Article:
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Review by Scott Edward Anderson
When telling someone else’s story – perhaps even one’s own – it is hard not to do so from a certain perspective or position. Two recent films whose subject is the poet Elizabeth Bishop provide examples of distinct storytelling approaches: the first, a documentary with a particular political slant; the second, a semi-fictionalized biopic that is a little fast and loose with facts and chronology.
With some anticipation I and my wife went to see “Welcome to This House” (2015), Barbara Hammer’s film about poet Elizabeth Bishop through the lens of her various domiciles. I expected an exploration into the meaning and impact of those homes on Bishop’s life and writing, but I was disappointed.
Displaced most of her life, place became important to Bishop, from her childhood home in Great Village, Nova Scotia, to the Key West house she shared with Louise Crane; from New York apartments to the several houses she famously “lost” in her poem, “One Art,” including those she shared in Brazil with her lover and companion Lota de Macedo Soares. An exegesis of her poetry from a place perspective I thought promising and useful to further understanding the poet’s work.
Instead, what Hammer provides is only a shell of Bishop’s houses, the camera gliding or spinning through them devoid of feeling and emotion. Perhaps I misunderstood Hammer’s premise for the film, for what she delivers could have perhaps been better titled, “Welcome to This Flophouse,” using as she does Bishop’s houses to portray Bishop as a promiscuous sexual predator with a dizzying array of lovers and prey. While Bishop did have several lovers before and after her 15-year stint with Lota in Brazil, it doesn’t quite jibe with the picture of Bishop from her most assiduous biographer.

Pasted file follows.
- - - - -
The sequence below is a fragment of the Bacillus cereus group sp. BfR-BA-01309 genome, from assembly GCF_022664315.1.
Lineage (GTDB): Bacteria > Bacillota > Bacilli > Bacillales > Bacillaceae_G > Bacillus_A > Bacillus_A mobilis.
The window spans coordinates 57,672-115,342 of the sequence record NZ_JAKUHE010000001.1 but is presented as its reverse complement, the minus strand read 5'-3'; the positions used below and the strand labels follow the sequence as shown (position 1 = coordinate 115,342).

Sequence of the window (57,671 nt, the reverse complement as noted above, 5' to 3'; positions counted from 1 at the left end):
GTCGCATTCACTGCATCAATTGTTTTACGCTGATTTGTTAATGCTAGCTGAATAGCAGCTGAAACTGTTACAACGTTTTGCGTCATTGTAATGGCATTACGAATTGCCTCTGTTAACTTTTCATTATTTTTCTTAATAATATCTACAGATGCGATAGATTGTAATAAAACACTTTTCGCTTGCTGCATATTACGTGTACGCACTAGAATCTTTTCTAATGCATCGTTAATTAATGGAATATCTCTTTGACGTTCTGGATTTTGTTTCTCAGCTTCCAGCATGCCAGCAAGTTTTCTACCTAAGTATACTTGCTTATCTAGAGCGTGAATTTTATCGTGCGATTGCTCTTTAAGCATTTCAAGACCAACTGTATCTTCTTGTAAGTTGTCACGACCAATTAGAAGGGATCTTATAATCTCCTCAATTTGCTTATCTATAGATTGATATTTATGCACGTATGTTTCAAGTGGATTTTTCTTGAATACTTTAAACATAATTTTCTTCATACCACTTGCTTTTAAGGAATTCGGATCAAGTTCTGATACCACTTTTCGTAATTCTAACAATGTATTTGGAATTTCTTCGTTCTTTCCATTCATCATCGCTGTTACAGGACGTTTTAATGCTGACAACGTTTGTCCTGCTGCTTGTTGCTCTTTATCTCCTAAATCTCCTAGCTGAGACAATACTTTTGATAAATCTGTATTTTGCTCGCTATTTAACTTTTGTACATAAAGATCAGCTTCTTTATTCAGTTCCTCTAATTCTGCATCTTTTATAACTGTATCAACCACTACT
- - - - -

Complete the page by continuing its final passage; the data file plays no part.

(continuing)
“Elizabeth was so estranged from her feelings,” Brett Millier writes in her book, Elizabeth Bishop: Life and the Memory of It (1993). “It is possible she did not hear or could not respect the signals her mind and body sent.”
Contrast this with Hammer’s depiction of Bishop, which she cultivates from stylized interviews with Bishop scholars, poets, and former students, and that seem at times more reality TV than serious documentary, with their gossipy speculation and slightly embarrassing “did she or didn’t she” line of questioning.
This distracts us from the real power Bishop’s homes had on her, especially the Great Village house, with its famous scream from her short story, “In the Village,” but also the house in the Brazilian mountains north of Rio, Samambaia, which Lota designed and built and into which she and Bishop moved in 1952.
“Samambaia became her true home,” novelist William Boyd noted in the Guardian a few years ago. She wrote many of her most famous poems in the house and in the little studio Lota built for her on its grounds and when she lost it after Lota’s death (Lota bequeathed it to Mary Morse, about whom I’ll say more below); Bishop lost more than a house.